Social Emotional Support should be practical, and fit into a child’s family routine or team involvement.
How does Social Emotional Support work with other therapies? Does it replace Speech Therapy?
Social Emotional Support can complement, but does not usually replace, therapy by an experienced, licensed and trained speech therapist, especially if the child is diagnosed with an issue that would benefit from Speech Therapy. Instead, S/E can facilitate other therapies the child is already receiving, and brings a therapeutic perspective that can enhance the benefit of Speech, Occupational, Physical, or other supports. For example, some children may use dangerous or unsafe behaviors, or escape from unbearable or undesirable situations after inappropriate behavior. Other children benefit from learning how to “turn down” or “turn up” sensory stimulation, without using unsafe behavior. They can learn safe ways to express that there is too much, too little, or uncomfortable stimulation. We can help other therapists to integrate behavioral wellness into their sessions, and how to incorporate motivation and timing and behavior techniques into their strategies. Note: Some of the most powerful technologies in teaching children with autism (and diverse learners worldwide) have been generated by behavior analysts who collaborate with, or have backgrounds in, speech and language therapy. (PECS, or the Picture Exchange Communication System, is a good example of this.)
How do we do it?
Step 1: Assessment
A behavior analyst as S/E provider can assess a child’s strengths, challenging behavior, and family’s concerns, then generate individualized strategies to support the child’s growth. Often an assessment called an FBA, or Functional Behavior Assessment, is conducted over a couple of weeks to understand the reasons and ways that the environment is contributing to the child’s challenges. We learn what situations are most difficult and how to address them by strengthening more appropriate and successful alternative ways for learners to meet their needs.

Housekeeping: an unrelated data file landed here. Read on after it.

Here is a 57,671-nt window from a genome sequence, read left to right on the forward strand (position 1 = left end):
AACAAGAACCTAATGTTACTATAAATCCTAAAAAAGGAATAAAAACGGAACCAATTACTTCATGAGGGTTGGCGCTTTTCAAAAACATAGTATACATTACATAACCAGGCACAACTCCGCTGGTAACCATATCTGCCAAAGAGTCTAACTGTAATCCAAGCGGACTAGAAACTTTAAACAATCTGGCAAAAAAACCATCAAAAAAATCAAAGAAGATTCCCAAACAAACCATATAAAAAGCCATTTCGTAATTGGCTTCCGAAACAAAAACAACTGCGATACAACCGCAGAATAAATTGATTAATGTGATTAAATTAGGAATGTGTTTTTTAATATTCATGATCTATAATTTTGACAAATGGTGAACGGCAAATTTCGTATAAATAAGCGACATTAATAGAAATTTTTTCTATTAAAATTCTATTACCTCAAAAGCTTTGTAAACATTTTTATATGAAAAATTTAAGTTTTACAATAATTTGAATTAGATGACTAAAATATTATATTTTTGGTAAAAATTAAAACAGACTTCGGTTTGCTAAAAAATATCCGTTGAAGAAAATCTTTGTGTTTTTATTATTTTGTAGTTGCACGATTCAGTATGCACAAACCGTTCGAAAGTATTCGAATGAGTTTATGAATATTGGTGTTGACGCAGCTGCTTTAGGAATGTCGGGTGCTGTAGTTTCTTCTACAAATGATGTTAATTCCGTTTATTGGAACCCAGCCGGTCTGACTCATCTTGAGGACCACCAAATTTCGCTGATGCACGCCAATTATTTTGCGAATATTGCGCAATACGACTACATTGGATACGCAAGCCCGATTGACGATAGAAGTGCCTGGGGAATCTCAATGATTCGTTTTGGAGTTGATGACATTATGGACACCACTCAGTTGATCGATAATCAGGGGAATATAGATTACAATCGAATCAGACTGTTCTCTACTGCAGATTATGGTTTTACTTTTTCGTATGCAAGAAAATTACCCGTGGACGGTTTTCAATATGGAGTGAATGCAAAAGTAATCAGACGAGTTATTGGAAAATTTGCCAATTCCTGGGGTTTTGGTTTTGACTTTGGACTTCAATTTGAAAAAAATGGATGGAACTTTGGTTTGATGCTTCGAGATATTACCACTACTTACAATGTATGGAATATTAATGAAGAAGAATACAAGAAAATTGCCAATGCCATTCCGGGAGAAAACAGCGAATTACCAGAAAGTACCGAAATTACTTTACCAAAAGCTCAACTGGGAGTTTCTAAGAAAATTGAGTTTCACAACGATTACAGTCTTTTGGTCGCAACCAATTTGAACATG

Step 2: Collaborate
Next, we team with the child’s family and other providers or community members. We use a collaborative strength-based service model to determine measurable goals the child will meet by learning new skills, behaviors, and new ways to use their strengths. Then we discuss ways (strategies) that will be used to get there.
Step 3: Teach family and therapists to use consistent strategies; monitor strategy effectiveness
Collaboration results in setting measurable goals and developing a plan listing specific strategies families will use to meet the goal.
Families often ask whether we use individualized strategies or apply the same kind of support to every child.
We use individualized support. There are also many core “evidence-based” strategies that we use because research and practical application consistently shows they benefit children with autism and related challenges. Read more about the EI Colorado recommended strategies here.
Step 4: Support the child’s transition out of early intervention.
This step involves thoughtful planning for how the child and family will move to the next steps and environments as needed. Local agencies partner with schools to provide families with options for continued therapies in preschool if needed. Social emotional support providers can work with families to put the currently effective strategies in writing to share with important new people in the child’s life. Some families benefit from continued consultation from a BCBA, who can help teach preschool teachers and therapists how to keep making progress by providing continued individualized support based on the child’s needs. (Check out a previous related post on supporting a child’s transition).
Social Emotional Support and Intensity of Behavior Analytic Intervention
Although intensive intervention is recommended and effective for building skills and relationships with children with autism, the intensive aspect of intervention is not characteristic of the time-limited S/E support under Early Intervention Colorado’s guidelines. Instead, this model provides a brief assessment as needed followed by an hour or so of weekly therapy with the child that consistently includes caregiver education. By focusing on engineering change in families and team members, we set caregivers up to learn preventative successful techniques to support their child’s speech, motor, play, self-help and social skills.